The text message came at 5 p.m. on a Monday:
Hey! I’m sorry I haven’t been in touch for awhile. I just needed some time to let my feelings settle and figure out what I want. I don’t think we should see each other again. I’m sorry things didn’t work out.
My heart sank to the pit of my stomach. No matter how blasé I was about this romantic Bumble interlude, the sting of rejection still hurt. It was yet another online dating failure for me.
Looking through two-dimensional images of men on my phone felt more like a game to pass time than a thoughtful process of choosing a potential romantic partner. After the rejection text, I decided I was done with all apps and websites advertising shortcuts for meeting your one and only.
After a few days of indulging in chocolate chip ice cream in my pajamas, à la Bridget Jones, I heard a story on NPR about a professional matchmaking company based in Los Angeles. Having just turned 40, I knew that living 34 miles east of L.A. proper was a death sentence for love and dating: Not only was I out of the desirable age range for dating but I also lived far away enough in the ’burbs that I’d get dismissed even before I had a chance to impress and charm someone on a first coffee date.
I decided to go for it. I hired the professional matchmaking service to help me find a potential life partner. After I committed to the process, I felt enormous relief. I had outsourced the physically, mentally, and emotionally exhausting search for a husband. I no longer had to fret about optimizing my chances of meeting eligible bachelors. A friend of mine likened it to hiring a real-estate agent.
Before finding the man of my dreams, however, I had to establish a healthy and functioning relationship with the matchmaker — Christie — that I was paired up with at Three Day Rule. Here was a woman whose job it was to know intimate details about my romantic life. Our first and only in-person meeting was at a Middle Eastern restaurant — the Diplomat, in Monrovia — where over bites of pita bread, hummus and baba ghanouj, she inquired not only about my relationship history but also about family dynamics, including my parents’ marriage.
The first two matches were nice, but nothing clicked. Then, she matched me with John. She found him by engaging in some deep social-media digging. Hearing the story from John’s perspective was interesting, to say the least. There he was, going about his day, and then he gets this personal message from a matchmaker suggesting that he meet a client of hers because she thought we’d make a great match (in part because we’re both foodies). She DM’d him on Instagram to ask whether he was single and looking for a long-term relationship. It took him a day to respond, to get over the shock of it. When he did, he told her he was ready. But my matchmaker didn't make it that easy for him — first, she had to go on a date of sorts with him herself, to make sure he was the kind of guy I was looking for. As he later told me, she asked him many of the same questions she asked me — relationship history, family dynamics and more. He passed her test, and she gave him my number after filling me in on their meeting.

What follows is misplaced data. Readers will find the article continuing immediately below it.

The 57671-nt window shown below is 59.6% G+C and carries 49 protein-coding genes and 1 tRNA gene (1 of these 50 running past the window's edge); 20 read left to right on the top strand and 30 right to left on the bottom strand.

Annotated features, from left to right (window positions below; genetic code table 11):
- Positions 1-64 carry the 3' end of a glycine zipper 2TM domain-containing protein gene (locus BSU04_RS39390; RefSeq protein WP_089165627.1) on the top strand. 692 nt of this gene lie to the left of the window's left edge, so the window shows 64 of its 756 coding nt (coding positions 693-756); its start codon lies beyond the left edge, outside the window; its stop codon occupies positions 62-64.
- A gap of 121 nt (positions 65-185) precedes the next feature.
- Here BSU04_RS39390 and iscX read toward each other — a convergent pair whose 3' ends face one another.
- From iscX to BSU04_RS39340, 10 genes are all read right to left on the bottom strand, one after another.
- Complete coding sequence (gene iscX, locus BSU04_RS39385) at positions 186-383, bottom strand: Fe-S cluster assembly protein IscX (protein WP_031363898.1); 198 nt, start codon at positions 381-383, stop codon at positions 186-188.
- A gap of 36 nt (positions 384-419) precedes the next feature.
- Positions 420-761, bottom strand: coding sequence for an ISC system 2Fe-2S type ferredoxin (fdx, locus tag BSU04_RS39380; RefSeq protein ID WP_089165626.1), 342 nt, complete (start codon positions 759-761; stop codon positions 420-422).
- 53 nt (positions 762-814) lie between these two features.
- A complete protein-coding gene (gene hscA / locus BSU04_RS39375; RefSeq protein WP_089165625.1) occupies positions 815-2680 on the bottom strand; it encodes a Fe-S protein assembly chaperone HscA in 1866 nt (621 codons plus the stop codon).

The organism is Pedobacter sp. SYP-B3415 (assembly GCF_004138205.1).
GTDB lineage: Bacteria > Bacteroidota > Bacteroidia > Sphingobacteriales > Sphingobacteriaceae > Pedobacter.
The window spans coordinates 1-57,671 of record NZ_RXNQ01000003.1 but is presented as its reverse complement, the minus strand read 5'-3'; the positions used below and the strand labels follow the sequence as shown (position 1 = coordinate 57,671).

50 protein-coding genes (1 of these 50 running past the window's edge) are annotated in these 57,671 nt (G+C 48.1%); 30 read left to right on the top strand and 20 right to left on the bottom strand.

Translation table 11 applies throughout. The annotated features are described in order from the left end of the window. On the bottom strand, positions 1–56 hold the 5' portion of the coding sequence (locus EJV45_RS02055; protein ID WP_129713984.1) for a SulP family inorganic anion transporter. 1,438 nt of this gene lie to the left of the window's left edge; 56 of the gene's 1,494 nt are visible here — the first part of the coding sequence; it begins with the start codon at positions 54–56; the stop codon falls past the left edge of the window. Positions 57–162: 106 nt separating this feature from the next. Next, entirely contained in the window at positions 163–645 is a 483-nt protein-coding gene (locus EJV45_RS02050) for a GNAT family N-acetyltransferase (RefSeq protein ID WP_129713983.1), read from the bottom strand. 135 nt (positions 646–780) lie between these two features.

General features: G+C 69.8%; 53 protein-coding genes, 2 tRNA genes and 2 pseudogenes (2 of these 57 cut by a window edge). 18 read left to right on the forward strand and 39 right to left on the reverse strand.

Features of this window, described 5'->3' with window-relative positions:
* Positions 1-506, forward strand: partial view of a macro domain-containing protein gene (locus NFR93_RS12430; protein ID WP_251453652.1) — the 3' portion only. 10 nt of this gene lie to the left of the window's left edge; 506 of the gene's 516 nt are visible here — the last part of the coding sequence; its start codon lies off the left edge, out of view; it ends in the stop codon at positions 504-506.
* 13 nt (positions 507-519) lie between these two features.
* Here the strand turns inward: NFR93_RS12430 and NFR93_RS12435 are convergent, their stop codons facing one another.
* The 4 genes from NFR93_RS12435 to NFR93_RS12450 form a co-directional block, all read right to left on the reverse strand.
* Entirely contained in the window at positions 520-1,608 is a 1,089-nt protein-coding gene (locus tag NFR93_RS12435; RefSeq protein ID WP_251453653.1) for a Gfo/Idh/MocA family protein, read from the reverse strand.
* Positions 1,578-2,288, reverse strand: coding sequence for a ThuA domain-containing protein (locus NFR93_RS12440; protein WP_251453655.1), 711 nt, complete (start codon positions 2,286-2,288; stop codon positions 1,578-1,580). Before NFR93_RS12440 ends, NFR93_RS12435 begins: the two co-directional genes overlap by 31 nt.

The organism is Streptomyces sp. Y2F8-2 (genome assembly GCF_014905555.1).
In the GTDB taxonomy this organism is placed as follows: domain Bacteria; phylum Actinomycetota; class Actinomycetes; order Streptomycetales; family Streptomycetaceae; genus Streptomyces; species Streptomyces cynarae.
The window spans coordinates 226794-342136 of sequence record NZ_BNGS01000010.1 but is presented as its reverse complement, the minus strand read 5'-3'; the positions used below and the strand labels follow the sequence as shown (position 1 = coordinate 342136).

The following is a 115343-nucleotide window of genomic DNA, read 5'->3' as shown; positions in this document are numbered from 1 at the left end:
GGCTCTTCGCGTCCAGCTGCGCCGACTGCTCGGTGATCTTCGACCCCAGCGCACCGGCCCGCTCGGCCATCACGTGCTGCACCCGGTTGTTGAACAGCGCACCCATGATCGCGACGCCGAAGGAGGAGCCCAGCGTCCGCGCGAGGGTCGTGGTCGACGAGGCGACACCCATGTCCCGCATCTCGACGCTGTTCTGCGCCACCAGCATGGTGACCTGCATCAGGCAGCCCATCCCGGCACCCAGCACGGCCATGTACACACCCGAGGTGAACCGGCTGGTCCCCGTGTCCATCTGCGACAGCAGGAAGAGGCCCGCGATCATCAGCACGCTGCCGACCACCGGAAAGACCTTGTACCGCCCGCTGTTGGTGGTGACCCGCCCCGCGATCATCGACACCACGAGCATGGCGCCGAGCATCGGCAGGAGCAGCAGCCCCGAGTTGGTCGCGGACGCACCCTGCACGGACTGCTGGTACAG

He called a few days later, and we chatted for about 45 minutes. Conversation flowed easily between us.
After, still weary of the dating near-misses and jaded, I worried that our instant connection could be attributed to the fact that he’s a native Angeleno, well trained in small talk in the land of shallow conversations. (He later told me that he attributed our ease of chatter to the fact that I’m a professor of communication and that I teach effective communication strategies for a living.)
A few days before our first date, I went for a pedicure after months of neglecting my toenails. It was then that I realized how invested I was in making a good first impression.
We met for coffee at Grand Central Market. It was a strategic choice on his end. Later on, he shared how he chose a central location so we could extend our date if there was chemistry between us. And chemistry there was. We ended up spending the day together. He brought me to the Last Bookstore on Spring Street, with a stop at a favorite mural: “Pope of Broadway,” featuring actor Anthony Quinn. We walked through Pershing Square while discussing ’90s alternative rock music that defined our youth.
The ease of interaction we experienced on the phone was alive and well during this face-to-face encounter. It was easy to sense his thoughts from the get-go. His expressive blue eyes never failed to cue me in on how he really felt about certain issues. When I see my own reflection in them nowadays, as talk has turned to marriage, I see the love and tenderness he feels toward me. This thing we have is real.
It feels like we were always meant to be together.
Hiring a matchmaker was a gamble, but I needed a guide to the complicated twists and turns that make up dating in the 21st century in a massively sprawling city like L.A. We sometimes muse about whether we would have met without her help.
It was a gamble, but I’m glad I went all in.
The author is an assistant professor at Cal Poly Pomona.
L.A. Affairs chronicles the search for love in and around Los Angeles. If you have comments or a true story to tell, email us at LAAffairs@latimes.com.
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